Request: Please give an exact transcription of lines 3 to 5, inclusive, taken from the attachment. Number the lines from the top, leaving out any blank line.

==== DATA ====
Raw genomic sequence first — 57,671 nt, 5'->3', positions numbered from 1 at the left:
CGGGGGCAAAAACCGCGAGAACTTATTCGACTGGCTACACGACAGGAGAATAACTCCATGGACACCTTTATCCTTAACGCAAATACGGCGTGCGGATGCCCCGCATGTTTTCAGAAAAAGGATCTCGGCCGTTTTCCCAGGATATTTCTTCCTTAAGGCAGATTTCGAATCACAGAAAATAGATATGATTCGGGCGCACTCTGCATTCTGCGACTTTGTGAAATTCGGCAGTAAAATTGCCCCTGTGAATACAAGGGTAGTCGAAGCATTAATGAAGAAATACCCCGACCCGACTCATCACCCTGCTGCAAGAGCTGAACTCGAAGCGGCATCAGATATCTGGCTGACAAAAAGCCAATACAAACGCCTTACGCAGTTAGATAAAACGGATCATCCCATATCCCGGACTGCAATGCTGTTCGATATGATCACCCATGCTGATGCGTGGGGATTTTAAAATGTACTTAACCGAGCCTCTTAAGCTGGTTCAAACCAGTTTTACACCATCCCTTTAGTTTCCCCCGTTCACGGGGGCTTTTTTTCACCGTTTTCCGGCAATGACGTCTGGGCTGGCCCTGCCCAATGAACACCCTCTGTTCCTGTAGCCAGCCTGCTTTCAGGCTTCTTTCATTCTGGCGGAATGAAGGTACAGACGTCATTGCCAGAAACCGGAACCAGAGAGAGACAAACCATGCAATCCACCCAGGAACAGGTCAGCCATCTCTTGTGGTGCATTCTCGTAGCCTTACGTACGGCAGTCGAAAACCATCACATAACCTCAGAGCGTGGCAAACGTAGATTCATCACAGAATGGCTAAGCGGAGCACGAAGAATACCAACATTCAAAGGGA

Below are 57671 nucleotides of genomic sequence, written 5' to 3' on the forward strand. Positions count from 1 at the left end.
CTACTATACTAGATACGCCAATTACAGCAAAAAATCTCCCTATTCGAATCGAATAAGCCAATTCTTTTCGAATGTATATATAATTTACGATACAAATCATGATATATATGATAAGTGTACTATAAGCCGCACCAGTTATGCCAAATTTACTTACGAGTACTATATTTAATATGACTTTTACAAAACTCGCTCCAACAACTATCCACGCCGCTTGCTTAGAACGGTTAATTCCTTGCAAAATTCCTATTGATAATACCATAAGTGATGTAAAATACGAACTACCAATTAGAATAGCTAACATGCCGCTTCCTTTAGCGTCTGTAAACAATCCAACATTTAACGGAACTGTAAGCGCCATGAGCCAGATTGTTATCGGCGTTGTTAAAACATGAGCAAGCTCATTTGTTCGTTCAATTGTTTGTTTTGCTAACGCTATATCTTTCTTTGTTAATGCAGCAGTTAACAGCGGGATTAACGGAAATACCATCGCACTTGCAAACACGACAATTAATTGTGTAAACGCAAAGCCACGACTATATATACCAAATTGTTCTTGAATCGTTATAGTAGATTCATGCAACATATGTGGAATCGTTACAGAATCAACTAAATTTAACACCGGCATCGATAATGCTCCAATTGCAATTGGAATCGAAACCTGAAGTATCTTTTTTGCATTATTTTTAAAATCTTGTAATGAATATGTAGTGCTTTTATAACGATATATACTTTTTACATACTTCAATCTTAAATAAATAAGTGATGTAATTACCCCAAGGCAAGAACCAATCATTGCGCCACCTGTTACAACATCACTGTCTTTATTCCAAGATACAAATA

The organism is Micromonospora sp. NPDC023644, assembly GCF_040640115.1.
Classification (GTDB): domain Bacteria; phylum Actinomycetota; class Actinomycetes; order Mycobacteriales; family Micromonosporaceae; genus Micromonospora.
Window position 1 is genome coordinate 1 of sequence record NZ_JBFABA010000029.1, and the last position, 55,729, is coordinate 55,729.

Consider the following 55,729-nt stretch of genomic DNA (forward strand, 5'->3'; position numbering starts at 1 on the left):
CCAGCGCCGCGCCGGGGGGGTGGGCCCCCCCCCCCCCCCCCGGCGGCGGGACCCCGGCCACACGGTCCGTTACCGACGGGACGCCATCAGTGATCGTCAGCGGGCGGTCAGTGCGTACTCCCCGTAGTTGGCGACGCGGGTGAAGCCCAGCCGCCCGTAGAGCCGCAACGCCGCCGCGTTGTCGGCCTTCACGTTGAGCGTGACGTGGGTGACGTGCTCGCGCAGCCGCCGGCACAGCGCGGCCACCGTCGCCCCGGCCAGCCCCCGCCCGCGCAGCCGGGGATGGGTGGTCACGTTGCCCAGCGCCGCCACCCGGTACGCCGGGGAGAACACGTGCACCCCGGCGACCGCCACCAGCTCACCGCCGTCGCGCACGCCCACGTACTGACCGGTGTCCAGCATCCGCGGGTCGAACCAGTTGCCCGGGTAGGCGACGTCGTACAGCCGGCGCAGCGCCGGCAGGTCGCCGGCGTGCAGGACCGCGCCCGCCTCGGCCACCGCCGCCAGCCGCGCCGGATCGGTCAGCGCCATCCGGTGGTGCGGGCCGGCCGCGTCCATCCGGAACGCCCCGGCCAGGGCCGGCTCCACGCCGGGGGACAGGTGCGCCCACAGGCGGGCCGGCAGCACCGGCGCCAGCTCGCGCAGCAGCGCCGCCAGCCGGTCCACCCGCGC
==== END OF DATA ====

Below are 57671 nucleotides of genomic sequence, written 5' to 3' on the forward strand. Positions count from 1 at the left end.
CTACTATACTAGATACGCCAATTACAGCAAAAAATCTCCCTATTCGAATCGAATAAGCCAATTCTTTTCGAATGTATATATAATTTACGATACAAATCATGATATATATGATAAGTGTACTATAAGCCGCACCAGTTATGCCAAATTTACTTACGAGTACTATATTTAATATGACTTTTACAAAACTCGCTCCAACAACTATCCACGCCGCTTGCTTAGAACGGTTAATTCCTTGCAAAATTCCTATTGATAATACCATAAGTGATGTAAAATACGAACTACCAATTAGAATAGCTAACATGCCGCTTCCTTTAGCGTCTGTAAACAATCCAACATTTAACGGAACTGTAAGCGCCATGAGCCAGATTGTTATCGGCGTTGTTAAAACATGAGCAAGCTCATTTGTTCGTTCAATTGTTTGTTTTGCTAACGCTATATCTTTCTTTGTTAATGCAGCAGTTAACAGCGGGATTAACGGAAATACCATCGCACTTGCAAACACGACAATTAATTGTGTAAACGCAAAGCCACGACTATATATACCAAATTGTTCTTGAATCGTTATAGTAGATTCATGCAACATATGTGGAATCGTTACAGAATCAACTAAATTTAACACCGGCATCGATAATGCTCCAATTGCAATTGGAATCGAAACCTGAAGTATCTTTTTTGCATTATTTTTAAAATCTTGTAATGAATATGTAGTGCTTTTATAACGATATATACTTTTTACATACTTCAATCTTAAATAAATAAGTGATGTAATTACCCCAAGGCAAGAACCAATCATTGCGCCACCTGTTACAACATCACTGTCTTTATTCCAAGATACAAATA

The organism is Micromonospora sp. NPDC023644, assembly GCF_040640115.1.